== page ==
provisions of  Section  3(3)(b)  of  the  Act,  since  they  restricted  and
controlled the market and supply  of  dubbed  versions  of  serials  on  the
Television   Channels    through    collective    intent    of    all    the
constituents/associations coming together on one platform.

Certain fundamental objections were taken by the Coordination  Committee  as
well as EIMPA touching upon the jurisdiction of the DG to inquire  into  the
matter as according to them the inquiry was beyond the  scope  of  the  Act.
In nutshell, it was argued:
(a)   The Coordination Committee comprised of  artists  and  technicians  of
West Bengal Film and T.V. Industry  and  consisted  of  West  Bengal  Motion
Picture Artists' Forum and Federation of Cine  Technicians  and  Workers  of
Eastern India only. The other members like WATP, ATA and EIMPA were  not  in
the Coordination Committee.  It was, in fact, a trade union of the  artisans
and technicians under the Trade  Union  Act.   Therefore,  the  Coordination
Committee was not an 'enterprise'.
      Likewise, it was not a ‘person or ‘association of  persons’  who  were
in  the  business  of  production,  supply  and  distribution  or  providing
services etc.  Therefore, their act would not fall  under  Section  3(1)  of
the Act.
(b)   It was argued that the Coordination Committee was not  in  a  position
to control production programming marketing and uplinking of any  serial  in
the satellite channel and, therefore, provisions of the Act would not  apply
to it.
(c)   According to the Coordination Committee, the  action  which  they  had
taken was in the form of an agitation against the telecast of  Hindi  serial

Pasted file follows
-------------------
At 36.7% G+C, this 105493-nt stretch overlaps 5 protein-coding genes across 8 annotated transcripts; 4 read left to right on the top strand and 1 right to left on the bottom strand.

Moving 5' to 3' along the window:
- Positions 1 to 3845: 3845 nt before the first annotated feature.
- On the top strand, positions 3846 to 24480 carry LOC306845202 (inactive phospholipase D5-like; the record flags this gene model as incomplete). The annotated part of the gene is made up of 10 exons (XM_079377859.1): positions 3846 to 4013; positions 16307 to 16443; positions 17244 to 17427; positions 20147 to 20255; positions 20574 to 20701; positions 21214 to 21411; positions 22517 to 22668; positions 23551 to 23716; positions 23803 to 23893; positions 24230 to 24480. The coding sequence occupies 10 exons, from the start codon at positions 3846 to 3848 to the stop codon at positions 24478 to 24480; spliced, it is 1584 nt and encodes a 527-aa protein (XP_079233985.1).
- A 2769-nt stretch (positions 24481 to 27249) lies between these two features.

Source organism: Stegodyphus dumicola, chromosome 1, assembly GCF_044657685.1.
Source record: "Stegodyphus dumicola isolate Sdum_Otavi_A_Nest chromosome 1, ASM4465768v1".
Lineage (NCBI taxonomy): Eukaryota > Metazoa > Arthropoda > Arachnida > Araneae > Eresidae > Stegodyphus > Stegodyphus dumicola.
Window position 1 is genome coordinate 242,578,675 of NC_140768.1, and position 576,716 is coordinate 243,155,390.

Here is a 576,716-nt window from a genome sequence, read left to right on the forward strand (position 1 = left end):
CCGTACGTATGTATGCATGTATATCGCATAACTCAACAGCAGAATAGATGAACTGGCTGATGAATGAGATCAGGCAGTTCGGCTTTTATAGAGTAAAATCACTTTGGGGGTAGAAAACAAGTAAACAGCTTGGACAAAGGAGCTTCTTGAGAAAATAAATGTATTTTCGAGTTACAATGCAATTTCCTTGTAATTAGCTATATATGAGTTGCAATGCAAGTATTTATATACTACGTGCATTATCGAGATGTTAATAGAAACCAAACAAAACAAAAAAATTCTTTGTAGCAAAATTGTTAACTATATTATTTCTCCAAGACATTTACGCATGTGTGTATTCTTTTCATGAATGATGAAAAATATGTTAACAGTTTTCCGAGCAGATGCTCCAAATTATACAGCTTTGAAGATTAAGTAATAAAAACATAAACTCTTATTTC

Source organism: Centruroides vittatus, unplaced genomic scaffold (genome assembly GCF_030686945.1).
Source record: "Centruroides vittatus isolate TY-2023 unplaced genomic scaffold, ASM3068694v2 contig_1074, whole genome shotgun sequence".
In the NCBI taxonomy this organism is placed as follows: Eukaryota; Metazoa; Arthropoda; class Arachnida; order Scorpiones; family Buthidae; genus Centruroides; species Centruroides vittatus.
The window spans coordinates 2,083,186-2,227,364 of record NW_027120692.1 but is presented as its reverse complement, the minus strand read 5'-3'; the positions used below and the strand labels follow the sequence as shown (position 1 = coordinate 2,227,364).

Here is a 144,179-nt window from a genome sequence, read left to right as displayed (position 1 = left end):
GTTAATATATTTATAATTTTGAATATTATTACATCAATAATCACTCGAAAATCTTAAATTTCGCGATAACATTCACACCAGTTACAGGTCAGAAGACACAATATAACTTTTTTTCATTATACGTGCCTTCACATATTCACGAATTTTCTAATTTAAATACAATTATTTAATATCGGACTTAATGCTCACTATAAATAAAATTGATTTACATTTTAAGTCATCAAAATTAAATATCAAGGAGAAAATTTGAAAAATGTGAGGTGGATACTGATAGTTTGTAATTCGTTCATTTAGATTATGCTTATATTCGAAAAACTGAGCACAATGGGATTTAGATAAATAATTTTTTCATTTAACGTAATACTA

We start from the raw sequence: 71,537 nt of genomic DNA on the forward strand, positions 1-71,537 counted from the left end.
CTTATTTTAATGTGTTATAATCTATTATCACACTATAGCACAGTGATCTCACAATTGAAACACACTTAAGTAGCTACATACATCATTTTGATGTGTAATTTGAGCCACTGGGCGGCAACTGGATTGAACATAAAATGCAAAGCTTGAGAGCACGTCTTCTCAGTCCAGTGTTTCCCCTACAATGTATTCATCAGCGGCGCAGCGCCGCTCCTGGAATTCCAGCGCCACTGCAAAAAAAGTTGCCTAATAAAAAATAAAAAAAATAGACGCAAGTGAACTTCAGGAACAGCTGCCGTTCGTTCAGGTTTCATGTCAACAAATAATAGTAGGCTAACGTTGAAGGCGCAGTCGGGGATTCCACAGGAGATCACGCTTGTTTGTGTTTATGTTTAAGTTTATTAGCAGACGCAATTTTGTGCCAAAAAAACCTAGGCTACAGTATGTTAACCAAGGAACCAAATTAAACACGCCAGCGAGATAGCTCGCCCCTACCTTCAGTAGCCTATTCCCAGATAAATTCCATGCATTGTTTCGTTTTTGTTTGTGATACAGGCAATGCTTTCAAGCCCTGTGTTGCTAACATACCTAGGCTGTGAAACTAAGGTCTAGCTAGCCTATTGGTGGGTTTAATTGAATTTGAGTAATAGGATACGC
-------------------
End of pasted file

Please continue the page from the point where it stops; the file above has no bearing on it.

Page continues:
after dubbing the same into Bangla in order to  safeguard  the  interest  of
its members.    It was their constitutional right  to  lodge  such  protests
under Article 19(1)(a) of the Constitution of India.

The DG, however, did not get convinced with the  aforesaid  defence  put  by
the Coordination Committee and found that the agitation of the  Coordination
Committee was uncalled for inasmuch as there was a huge potential  of  local
film artists, and the industry was not likely to suffer on  account  of  the
dubbed serials shown on the said channels.  He also found  the  industry  of
television  channels  in  Bangla  was  growing  by  leaps  and  bounds  and,
therefore, argument of the Coordination Committee was not  based  on  facts.
Thus, their action was held  to  be  unjustified,  as  it  had  resulted  in
foreclosure  on  competition  by  entering  into  the  market  as  well   as
foreclosure of business opportunities for the  businessmen  engaged  in  the
production, distribution and exhibition/telecast of such programmes.   This,
according to him, came within the mischief of Section 3(3)(b) of the Act.

Against the aforesaid report of the DG, being adverse  to  the  Coordination
Committee as well as EIMPA, both of them preferred their  objections  before
the CCI. These objections were almost on the same  lines  which  were  taken
before the DG and, therefore, it is not necessary  to  repeat  the  same  at
this stage inasmuch as we would be turning to the stand of the  Coordination
Committee at the appropriate stage, in any case.

The CCI, after scanning through those objections, formulated  two  questions
which according to it fell for consideration. These are:
Issue 1